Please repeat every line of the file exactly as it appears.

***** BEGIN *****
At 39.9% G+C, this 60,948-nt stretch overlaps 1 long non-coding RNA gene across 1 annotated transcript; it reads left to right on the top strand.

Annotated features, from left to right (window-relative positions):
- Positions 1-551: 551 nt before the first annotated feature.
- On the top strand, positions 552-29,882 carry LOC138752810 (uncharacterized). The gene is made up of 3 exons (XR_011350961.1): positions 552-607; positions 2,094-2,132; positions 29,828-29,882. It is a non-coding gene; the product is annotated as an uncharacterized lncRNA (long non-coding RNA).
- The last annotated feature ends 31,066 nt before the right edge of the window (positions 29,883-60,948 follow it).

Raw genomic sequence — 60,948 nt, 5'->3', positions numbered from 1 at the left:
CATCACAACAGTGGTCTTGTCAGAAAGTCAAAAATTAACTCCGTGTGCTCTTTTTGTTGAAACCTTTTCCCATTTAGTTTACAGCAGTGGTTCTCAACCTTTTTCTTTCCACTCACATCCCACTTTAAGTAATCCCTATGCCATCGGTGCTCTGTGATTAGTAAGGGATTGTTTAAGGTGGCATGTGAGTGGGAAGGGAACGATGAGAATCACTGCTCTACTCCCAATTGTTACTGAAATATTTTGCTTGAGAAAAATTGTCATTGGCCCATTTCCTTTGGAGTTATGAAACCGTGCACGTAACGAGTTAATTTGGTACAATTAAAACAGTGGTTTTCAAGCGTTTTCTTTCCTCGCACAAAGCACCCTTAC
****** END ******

At 39.9% G+C, this 60,948-nt stretch overlaps 1 long non-coding RNA gene across 1 annotated transcript; it reads left to right on the top strand.

Annotated features, from left to right (window-relative positions):
- Positions 1-551: 551 nt before the first annotated feature.
- On the top strand, positions 552-29,882 carry LOC138752810 (uncharacterized). The gene is made up of 3 exons (XR_011350961.1): positions 552-607; positions 2,094-2,132; positions 29,828-29,882. It is a non-coding gene; the product is annotated as an uncharacterized lncRNA (long non-coding RNA).
- The last annotated feature ends 31,066 nt before the right edge of the window (positions 29,883-60,948 follow it).

Raw genomic sequence — 60,948 nt, 5'->3', positions numbered from 1 at the left:
CATCACAACAGTGGTCTTGTCAGAAAGTCAAAAATTAACTCCGTGTGCTCTTTTTGTTGAAACCTTTTCCCATTTAGTTTACAGCAGTGGTTCTCAACCTTTTTCTTTCCACTCACATCCCACTTTAAGTAATCCCTATGCCATCGGTGCTCTGTGATTAGTAAGGGATTGTTTAAGGTGGCATGTGAGTGGGAAGGGAACGATGAGAATCACTGCTCTACTCCCAATTGTTACTGAAATATTTTGCTTGAGAAAAATTGTCATTGGCCCATTTCCTTTGGAGTTATGAAACCGTGCACGTAACGAGTTAATTTGGTACAATTAAAACAGTGGTTTTCAAGCGTTTTCTTTCCTCGCACAAAGCACCCTTAC